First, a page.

Research in behavioral economics suggests that many people have "loss aversion", which cannot be explained by purely "rational" models of behavior. I put 'rational' in quotes because economists define the term differently from psychologists (or the average person for that matter.) If there is loss aversion, then market A might motivate more effort into searching out the truth.

I think Bob's more important point is that in a normal market a trader can invest a lot of money and earn large profits if their predictions are more accurate than the consensus. He's right that the sums involved here (while they will end up being much more than $10,000--I'll announce a big gift very soon) are too small to interest big Wall Street traders.

Of course it's much harder to set up a true futures market. For instance, I'd have to go through the difficult process of getting SEC approval, with no guarantee of success.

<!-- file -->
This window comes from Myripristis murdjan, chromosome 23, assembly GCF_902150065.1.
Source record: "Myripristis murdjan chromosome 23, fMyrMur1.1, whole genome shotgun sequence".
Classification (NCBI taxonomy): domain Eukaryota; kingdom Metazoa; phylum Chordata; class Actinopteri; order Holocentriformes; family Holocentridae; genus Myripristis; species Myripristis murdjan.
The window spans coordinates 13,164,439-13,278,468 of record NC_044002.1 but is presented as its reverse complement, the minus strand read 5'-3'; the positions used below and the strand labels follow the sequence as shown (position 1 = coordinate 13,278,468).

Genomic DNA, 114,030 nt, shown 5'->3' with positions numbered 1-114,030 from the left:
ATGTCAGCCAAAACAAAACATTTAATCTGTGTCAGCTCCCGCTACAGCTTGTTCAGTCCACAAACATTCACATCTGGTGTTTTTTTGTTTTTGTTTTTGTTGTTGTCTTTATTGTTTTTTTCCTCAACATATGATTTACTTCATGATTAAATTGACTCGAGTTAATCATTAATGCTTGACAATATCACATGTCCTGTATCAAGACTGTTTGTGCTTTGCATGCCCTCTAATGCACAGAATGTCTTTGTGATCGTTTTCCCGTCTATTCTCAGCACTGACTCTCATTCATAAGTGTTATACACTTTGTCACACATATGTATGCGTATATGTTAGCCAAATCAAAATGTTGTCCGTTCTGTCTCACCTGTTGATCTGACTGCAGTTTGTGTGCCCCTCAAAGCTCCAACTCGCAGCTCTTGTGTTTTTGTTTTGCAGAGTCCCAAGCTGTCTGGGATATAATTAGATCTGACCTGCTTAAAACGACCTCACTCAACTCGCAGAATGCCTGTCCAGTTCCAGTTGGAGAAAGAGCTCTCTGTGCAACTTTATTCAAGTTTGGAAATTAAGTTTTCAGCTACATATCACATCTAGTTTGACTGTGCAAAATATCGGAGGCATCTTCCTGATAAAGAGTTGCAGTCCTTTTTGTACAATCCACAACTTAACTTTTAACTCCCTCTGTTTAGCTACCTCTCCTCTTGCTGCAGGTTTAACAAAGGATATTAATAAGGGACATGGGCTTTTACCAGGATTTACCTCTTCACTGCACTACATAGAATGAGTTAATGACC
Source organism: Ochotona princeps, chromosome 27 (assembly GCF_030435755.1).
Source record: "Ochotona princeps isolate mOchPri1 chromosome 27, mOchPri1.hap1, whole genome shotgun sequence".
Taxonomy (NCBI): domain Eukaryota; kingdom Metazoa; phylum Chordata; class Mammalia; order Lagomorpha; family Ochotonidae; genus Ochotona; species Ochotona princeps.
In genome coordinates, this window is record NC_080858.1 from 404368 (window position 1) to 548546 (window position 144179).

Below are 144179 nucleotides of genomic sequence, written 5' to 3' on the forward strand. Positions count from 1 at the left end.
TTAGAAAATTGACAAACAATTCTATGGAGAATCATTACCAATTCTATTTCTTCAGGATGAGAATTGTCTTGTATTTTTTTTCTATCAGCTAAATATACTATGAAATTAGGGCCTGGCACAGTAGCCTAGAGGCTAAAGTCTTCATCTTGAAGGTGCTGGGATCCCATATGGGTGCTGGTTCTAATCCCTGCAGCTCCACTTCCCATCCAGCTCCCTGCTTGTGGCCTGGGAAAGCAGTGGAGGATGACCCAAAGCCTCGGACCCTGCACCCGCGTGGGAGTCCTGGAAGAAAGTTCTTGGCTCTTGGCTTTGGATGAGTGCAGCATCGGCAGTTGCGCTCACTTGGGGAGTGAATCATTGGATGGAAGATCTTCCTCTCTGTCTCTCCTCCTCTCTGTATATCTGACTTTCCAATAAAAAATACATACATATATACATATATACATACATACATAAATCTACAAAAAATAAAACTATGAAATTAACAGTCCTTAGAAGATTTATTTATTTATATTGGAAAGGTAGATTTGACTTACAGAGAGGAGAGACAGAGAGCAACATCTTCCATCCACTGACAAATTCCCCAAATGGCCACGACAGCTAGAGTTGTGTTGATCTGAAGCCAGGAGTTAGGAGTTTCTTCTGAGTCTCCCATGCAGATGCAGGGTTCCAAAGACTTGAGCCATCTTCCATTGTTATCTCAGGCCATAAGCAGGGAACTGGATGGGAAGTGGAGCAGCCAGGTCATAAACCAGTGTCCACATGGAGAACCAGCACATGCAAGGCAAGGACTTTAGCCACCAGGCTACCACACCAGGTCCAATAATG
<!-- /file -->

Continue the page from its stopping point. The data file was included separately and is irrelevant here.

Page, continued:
And don't write off the usefulness of simple prediction markets. Research by Robin Hanson, Justin Wolfers and others shows that these markets can be surprisingly efficient.

Emile Servan-Schreiber left a helpful comment in response to Bob over at my MoneyIllusion post. Here it is:

There is actually very little data to back-up the idea that real-money markets make better forecasts than play-money market, but there is a lot of data to the contrary. One significant advantage of play-money markets is that they correlate much better wealth and past prediction accuracy. In forecasting the highest-impact recent political events in the U.K., U.S., and France, Hypermind systematically outperformed real-money markets such as IEM, PredictIt and Betfair. Even among real-money markets, those that are most regulated and constrained - IEM and PredictIt - tended to make better predictions than the largest, deepest, least constrained Betfair... Hypermind has been carefully designed to attract and retain only the most dedicated "superforecasters", and it has an enviable track record of accuracy.